Winnipeg Free Press - PRINT EDITION

Ford can't resign as mayor soon enough

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Mayor Rob Ford keeps insisting it is "business as usual" at Toronto's city hall. But even he can't be so profoundly out of touch as to believe this in light of the crisis engulfing his administration. He convinces no one, yet Ford doggedly sticks to denial instead of being straight with the public.

Reports of a video allegedly showing him smoking crack cocaine led to the departure of three key staffers in less than a week. Homicide detectives are probing the matter, interviewing Ford's staff in connection with an alleged attempt to obtain this video -- the same video Ford described on Sunday as "something that doesn't exist."

The scandal has left Ford, and the city he leads, exposed to a laser beam of negative international coverage. At one point, he was generating more Google searches worldwide than U.S. President Barack Obama and singer Lady Gaga combined -- and for all the wrong reasons. Even Taiwanese animators mocked him with a satirical video.

A high-profile municipal-trade mission to Boston has been postponed as reporters continue to confront the mayor whenever he appears in public, demanding answers to questions he would rather not face. Every other issue is obscured.

Ford is clearly not stating the truth in claiming "everything's fine." And that isn't the only blatant nose-stretcher he has uttered just this week.

After two top aides abruptly quit on Monday, Ford emerged from his besieged office to suggest press secretary George Christopoulos and special assistant for communications Isaac Ransom were leaving because they had both, coincidentally, found better jobs.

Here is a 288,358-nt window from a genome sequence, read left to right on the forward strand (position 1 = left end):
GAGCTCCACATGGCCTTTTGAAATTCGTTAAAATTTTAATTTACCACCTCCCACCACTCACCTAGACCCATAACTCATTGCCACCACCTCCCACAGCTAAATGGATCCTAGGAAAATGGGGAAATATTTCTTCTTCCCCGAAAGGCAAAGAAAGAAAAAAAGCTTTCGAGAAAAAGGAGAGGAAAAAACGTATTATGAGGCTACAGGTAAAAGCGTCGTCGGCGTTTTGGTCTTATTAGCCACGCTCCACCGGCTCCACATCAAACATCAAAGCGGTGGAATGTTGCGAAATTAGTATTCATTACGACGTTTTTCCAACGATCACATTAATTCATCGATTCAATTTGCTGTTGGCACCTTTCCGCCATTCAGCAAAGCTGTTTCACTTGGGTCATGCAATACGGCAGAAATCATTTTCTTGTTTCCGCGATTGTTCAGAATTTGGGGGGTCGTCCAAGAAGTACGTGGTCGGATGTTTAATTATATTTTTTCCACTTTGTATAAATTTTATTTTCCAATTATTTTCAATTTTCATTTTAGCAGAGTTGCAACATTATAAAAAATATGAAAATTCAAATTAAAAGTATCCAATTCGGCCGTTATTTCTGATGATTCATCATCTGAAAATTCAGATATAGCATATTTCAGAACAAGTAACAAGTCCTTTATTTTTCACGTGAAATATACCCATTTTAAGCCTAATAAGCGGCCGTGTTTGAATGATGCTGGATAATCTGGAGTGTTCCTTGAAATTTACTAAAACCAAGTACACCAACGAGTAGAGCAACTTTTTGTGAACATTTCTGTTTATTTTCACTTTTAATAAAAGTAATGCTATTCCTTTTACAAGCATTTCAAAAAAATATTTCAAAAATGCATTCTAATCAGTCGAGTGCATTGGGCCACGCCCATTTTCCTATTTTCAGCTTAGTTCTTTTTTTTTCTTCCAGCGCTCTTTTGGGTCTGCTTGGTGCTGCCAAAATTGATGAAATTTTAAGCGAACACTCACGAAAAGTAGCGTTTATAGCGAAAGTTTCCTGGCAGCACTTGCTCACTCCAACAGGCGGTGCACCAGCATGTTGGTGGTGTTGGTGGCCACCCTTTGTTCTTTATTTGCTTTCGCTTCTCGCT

"I've always told everybody that's ever worked for me, if an opportunity comes up, go, please, take advantage of it," Ford told reporters. "This is a huge stepping stone. I'm not going to hold anyone back from moving on."

That was just another attempt to mislead. Sources have confirmed the obvious: Both men quit because they couldn't in good conscience continue serving, given Ford's mishandling of this mess.

Perhaps the mayor's most absurd claim came in his Sunday radio show, when he insisted his administration had set a new, high standard for responsible government. "We're bringing accountability to city hall," Ford said. "First time ever."

First time never is more like it. There has been no accountability in Ford's response to allegations of crack use or to earlier evidence of impaired behaviour, notably when he was asked to leave a gala celebrating the military in February. "It's just lies after lies and lies," was Ford's explanation. The same went for when former mayoral candidate Sarah Thomson said a dishevelled-looking Ford had grabbed her backside while standing side by side for a photo at a party.

Then there's Ford's well-documented misuse of city staff and resources. He has pressured public employees into doing roadwork benefiting the Ford family business; bullied and abused municipal managers; packed city appointments with his cronies; fallen afoul of conflict-of-interest rules; skipped city business to coach high school football; and put municipal staff and resources at the disposal of his team, the Don Bosco Eagles, before being booted from coaching last week.

It's a sorry record showing chronic abuse of the public's trust. The only standard for accountability set by this administration is a new low. That failure is underscored every time Ford opens his mouth and tries to foist a fresh untruth upon the public. Business will only return to normal at Toronto's city hall when this mayor has left office. And that can't happen soon enough.

Republished from the Winnipeg Free Press print edition May 31, 2013 A13

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